I like railroad diners and the Citizens of Warrenville were in need of a good place to eat, drink, and just plain hang out. For a while now I've been thinking of creating such an eatery.
Follow along with the process I used to make the Diner shown in the lead photo above.
I started with a common MPC Milwaukee Road passenger car - I bought the one I used for $5. at the Fall 2023 York show. I added and modified bits and pieces from my trusty Plasticville graveyard junk box.
Here it is with the roof separated from the body, the wheel trucks and lights removed, and the steps on each end cut off. I will reinstall the lights towards the end of this project.
I cut out the opaque windows from the front roof insert section as I intend to replace them with clear plastic window "glass" salvaged from some packaging:
Here are the bits and pieces from my Plasticville graveyard junk box that I plan on using in this project:
I decided not to use the stairs shown on the upper left, but I will use the small pieces below it for roof details. The platform piece on the top right will become a kitchen extension. The door frame and door shown in the middle were cut out of a broken Plasticville post office front wall - the remains of which are shown on the bottom right.
Here I'm progressing by molding the door frame into the roof section (note that I sanded off the Plasticville name) and cutting the front of the body to accept the modified door insert. You'll also see the balsawood beginnings of the diner's new front steps. The old Milwaukee Road lettering was also carefully sanded off.
Below you'll see that most of the construction and painting is done. The Diner is now ready to install the other pieces shown: the interior lights, the cardboard light shield and the clear front window "glass" The two metal balls that will adorn both sides of the front door sign, the front doors (from the original Plasticville Post Office entrance) are not shown here but, they too, will need to be reinstalled after some trimming.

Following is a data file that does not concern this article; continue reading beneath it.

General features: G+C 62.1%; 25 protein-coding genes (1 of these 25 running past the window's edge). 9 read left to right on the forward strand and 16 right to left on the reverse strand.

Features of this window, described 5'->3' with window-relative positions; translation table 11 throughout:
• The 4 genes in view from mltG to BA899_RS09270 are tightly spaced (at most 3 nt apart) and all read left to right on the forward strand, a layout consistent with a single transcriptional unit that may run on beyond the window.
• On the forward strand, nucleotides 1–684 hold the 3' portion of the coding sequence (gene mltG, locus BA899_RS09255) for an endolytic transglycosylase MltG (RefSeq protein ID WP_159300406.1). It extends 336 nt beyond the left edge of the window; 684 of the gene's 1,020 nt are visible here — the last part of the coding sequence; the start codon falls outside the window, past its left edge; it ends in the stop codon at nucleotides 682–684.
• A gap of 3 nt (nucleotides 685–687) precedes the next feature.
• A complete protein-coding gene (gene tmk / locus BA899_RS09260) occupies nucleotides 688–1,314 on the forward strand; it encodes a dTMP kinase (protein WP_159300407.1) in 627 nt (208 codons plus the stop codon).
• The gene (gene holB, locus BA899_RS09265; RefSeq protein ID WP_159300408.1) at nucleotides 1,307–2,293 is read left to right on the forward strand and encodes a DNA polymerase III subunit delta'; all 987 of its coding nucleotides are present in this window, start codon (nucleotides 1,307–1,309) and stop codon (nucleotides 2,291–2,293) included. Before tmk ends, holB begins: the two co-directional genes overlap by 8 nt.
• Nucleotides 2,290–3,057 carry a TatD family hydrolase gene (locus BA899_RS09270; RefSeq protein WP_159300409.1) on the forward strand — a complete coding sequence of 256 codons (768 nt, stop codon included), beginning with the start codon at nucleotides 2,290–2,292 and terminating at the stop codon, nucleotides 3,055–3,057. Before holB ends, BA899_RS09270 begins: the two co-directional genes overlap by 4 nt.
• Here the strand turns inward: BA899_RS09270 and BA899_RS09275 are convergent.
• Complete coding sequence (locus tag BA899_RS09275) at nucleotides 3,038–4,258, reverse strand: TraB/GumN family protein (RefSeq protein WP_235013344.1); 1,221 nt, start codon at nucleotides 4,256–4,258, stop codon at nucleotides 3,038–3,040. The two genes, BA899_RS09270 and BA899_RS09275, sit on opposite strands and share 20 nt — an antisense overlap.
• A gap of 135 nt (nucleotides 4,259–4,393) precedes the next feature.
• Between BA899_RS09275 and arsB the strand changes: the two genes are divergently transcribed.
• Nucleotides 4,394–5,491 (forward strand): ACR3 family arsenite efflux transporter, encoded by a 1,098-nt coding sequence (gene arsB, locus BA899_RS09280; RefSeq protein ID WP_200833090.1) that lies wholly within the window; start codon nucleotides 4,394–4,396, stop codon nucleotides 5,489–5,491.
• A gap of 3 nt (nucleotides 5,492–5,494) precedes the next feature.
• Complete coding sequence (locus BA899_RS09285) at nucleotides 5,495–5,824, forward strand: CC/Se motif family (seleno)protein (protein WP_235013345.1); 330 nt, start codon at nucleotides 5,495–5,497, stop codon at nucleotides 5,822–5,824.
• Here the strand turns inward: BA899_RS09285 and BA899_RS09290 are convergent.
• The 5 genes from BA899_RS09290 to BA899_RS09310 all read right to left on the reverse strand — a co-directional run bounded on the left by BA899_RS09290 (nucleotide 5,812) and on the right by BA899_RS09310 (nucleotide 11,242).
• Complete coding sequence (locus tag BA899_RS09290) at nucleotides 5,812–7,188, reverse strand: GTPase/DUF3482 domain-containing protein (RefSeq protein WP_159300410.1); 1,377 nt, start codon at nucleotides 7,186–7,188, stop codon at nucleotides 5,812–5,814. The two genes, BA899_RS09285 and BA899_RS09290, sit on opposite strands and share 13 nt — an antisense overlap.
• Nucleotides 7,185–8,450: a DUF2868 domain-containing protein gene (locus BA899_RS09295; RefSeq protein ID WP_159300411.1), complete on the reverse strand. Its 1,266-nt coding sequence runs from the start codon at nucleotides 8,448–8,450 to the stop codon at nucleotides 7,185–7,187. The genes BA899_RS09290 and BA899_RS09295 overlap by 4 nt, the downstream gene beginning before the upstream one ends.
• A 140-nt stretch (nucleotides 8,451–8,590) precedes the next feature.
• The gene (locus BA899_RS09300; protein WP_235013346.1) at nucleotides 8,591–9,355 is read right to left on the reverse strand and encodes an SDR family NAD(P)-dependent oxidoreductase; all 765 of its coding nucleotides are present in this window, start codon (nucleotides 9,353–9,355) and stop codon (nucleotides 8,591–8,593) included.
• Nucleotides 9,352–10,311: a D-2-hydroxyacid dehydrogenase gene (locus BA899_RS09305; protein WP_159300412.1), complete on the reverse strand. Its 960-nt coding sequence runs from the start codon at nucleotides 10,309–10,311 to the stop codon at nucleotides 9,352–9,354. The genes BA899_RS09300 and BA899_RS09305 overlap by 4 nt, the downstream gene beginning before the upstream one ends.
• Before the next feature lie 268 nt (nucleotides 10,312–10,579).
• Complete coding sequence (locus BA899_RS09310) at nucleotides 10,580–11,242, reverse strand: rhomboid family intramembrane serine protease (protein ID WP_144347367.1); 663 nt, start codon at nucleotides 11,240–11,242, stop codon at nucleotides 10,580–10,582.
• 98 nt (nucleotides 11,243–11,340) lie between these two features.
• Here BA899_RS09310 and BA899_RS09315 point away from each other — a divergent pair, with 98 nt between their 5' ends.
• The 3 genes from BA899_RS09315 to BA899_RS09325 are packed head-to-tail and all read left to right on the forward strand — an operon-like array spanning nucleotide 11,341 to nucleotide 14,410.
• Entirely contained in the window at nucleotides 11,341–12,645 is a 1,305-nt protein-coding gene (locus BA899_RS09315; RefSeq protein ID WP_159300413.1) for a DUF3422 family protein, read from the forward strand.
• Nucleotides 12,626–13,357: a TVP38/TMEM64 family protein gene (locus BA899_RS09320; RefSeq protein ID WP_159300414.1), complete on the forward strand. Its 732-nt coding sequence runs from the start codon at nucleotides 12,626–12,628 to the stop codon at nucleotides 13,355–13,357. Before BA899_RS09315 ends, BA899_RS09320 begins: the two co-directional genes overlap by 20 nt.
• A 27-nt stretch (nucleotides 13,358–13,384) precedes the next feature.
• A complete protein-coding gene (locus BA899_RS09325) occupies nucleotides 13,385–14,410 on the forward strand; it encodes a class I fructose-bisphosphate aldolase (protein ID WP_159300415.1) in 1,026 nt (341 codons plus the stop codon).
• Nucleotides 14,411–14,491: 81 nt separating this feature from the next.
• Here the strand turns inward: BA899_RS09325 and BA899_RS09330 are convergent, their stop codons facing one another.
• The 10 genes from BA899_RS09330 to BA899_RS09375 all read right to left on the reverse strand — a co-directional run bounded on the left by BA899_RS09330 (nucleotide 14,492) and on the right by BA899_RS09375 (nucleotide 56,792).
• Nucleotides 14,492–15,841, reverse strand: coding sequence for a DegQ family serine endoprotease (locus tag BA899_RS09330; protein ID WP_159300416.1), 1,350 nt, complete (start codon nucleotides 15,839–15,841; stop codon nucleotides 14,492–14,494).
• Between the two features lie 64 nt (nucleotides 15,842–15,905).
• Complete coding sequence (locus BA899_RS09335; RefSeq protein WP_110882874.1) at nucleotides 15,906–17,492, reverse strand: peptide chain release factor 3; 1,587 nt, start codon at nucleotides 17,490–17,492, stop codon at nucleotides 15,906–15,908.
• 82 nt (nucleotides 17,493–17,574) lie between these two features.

Note that part of the entrance is attached to the roof insert, and the stair part is attached to the body. This was done so that the roof insert will remain removable should I need to replace the interior bulbs in the future.
Decals designed, printed and clear coated, ready to go. Once they are applied and allowed to dry, the entire model will be given a spray of Testor's Clearcoat. One of these decals will also be used to complete the sign shown in the bottom left of the above photo.
At the last minute I decided to make window inserts = I'm glad that I did,
Below is a photo of the completed model, ready for installation on Warrenville.
I hope that the citizens of Warrenville are hungry. They already seem to be flocking to Karen's!
If you enjoyed watching this model progress, and also like to create from salvaged bits and pieces, I'm sure that you will also enjoy this earlier post: Unique Plasticville Buildings (warrenvillerailroad.com)